The documentary is being directed by fellow Latina, Mariem Pérez Riera. 

Twitter / @DeepFinds

In order to be true to Moreno’s story, it had to be driven by people who understand what the actress has gone through as a woman and as a member of the Latinidad. To do so, director Mariem Pérez Riera was hired to bring her vision to life. Riera has previous experience with heading up documentaries. In 2016, she directed “De Puerto Rico Para el Mundo” and “Croatto, la Huella de un Emigrante.” Both films focus on the Latinidad — a subject close to her heart. 

“As a filmmaker, woman and Puerto Rican, I am proud to have the opportunity to tell Rita’s story,” Riera shared when the documentary was announced. “Her many victories in the face of prejudice are an inspiration to me. Hopefully, this film will give strength to the women all over the world, who today, face a similar fight towards equality.” 

Of course, Latinx Twitter was quick to celebrate this new documentary and it’s a very deserving subject. 

Twitter / @OhCuevas

That dancing baby in this tweet’s GIF? That’s totally us. We are so excited to learn more about one of our favorite Latina actresses. Seeing her get the respect she deserves makes us want to celebrate.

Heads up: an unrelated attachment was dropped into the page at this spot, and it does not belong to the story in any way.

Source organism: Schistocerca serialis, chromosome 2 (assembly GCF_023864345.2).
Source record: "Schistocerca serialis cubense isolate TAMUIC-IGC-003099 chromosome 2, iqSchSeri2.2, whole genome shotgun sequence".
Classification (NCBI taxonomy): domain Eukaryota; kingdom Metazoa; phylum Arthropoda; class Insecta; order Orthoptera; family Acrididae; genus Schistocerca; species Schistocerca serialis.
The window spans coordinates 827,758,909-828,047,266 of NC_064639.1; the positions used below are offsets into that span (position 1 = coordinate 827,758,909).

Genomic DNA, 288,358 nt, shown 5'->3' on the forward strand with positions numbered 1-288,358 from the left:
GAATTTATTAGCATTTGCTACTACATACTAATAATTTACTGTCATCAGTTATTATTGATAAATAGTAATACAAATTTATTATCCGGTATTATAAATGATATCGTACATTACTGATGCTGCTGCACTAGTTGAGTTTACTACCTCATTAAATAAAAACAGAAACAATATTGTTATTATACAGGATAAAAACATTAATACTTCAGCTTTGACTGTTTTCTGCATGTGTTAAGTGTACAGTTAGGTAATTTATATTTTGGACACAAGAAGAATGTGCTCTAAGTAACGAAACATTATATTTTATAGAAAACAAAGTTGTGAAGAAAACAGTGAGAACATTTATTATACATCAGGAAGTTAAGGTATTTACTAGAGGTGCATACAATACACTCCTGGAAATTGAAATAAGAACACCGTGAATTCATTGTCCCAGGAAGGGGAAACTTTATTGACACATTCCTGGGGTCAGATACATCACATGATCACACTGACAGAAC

This tweet reminded us just how long Moreno’s career spans.

Twitter / @NewportLaura

Some of us grew up with her as Anita. Some of us know her from the “Electric Company.” Still, others will always know her as the voice of the original Carmen Sandiego. No matter where you know her from, it’s easy to see that her career has been long and lucrative.  

Some Twitter users pointed out the importance of illuminating other peoples stories, just as Manuel and other producers are doing with Moreno’s story in this documentary

Twitter / @K_bowes

The only way we will continue to see our stories being told is if we help others in the Latinidad tell theirs. We’re glad to see that Manuel and Riera — fellow Puerto Ricans — have such important roles in making this documentary a reality. 

Other Twitter users shared their joy over the celebration of Moreno’s life and legacy. 

Twitter / @smiletoobig

Moreno is La Reina and we are so ecstatic that she’s getting the love she so obviously has earned. A career as impressive as hers deserves major props and we can’t wait to watch this documentary honoring her remarkable life.